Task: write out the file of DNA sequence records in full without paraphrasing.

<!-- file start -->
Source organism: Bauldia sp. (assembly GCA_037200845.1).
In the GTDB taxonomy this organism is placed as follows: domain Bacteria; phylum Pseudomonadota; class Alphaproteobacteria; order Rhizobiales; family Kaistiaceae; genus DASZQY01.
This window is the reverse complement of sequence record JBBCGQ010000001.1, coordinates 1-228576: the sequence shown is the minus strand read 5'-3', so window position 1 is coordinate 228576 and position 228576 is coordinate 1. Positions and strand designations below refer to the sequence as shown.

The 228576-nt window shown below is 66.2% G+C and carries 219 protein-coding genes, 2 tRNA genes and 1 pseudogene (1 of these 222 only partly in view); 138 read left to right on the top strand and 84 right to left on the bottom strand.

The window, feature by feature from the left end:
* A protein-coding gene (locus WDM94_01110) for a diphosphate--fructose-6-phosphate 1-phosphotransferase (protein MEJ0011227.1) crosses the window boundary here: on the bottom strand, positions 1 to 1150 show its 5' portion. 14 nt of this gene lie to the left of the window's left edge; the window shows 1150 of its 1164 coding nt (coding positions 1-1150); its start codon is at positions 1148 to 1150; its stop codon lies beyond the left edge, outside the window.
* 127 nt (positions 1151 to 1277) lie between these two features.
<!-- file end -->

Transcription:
Source organism: Bauldia sp. (assembly GCA_037200845.1).
In the GTDB taxonomy this organism is placed as follows: domain Bacteria; phylum Pseudomonadota; class Alphaproteobacteria; order Rhizobiales; family Kaistiaceae; genus DASZQY01.
This window is the reverse complement of sequence record JBBCGQ010000001.1, coordinates 1-228576: the sequence shown is the minus strand read 5'-3', so window position 1 is coordinate 228576 and position 228576 is coordinate 1. Positions and strand designations below refer to the sequence as shown.

The 228576-nt window shown below is 66.2% G+C and carries 219 protein-coding genes, 2 tRNA genes and 1 pseudogene (1 of these 222 only partly in view); 138 read left to right on the top strand and 84 right to left on the bottom strand.

The window, feature by feature from the left end:
* A protein-coding gene (locus WDM94_01110) for a diphosphate--fructose-6-phosphate 1-phosphotransferase (protein MEJ0011227.1) crosses the window boundary here: on the bottom strand, positions 1 to 1150 show its 5' portion. 14 nt of this gene lie to the left of the window's left edge; the window shows 1150 of its 1164 coding nt (coding positions 1-1150); its start codon is at positions 1148 to 1150; its stop codon lies beyond the left edge, outside the window.
* 127 nt (positions 1151 to 1277) lie between these two features.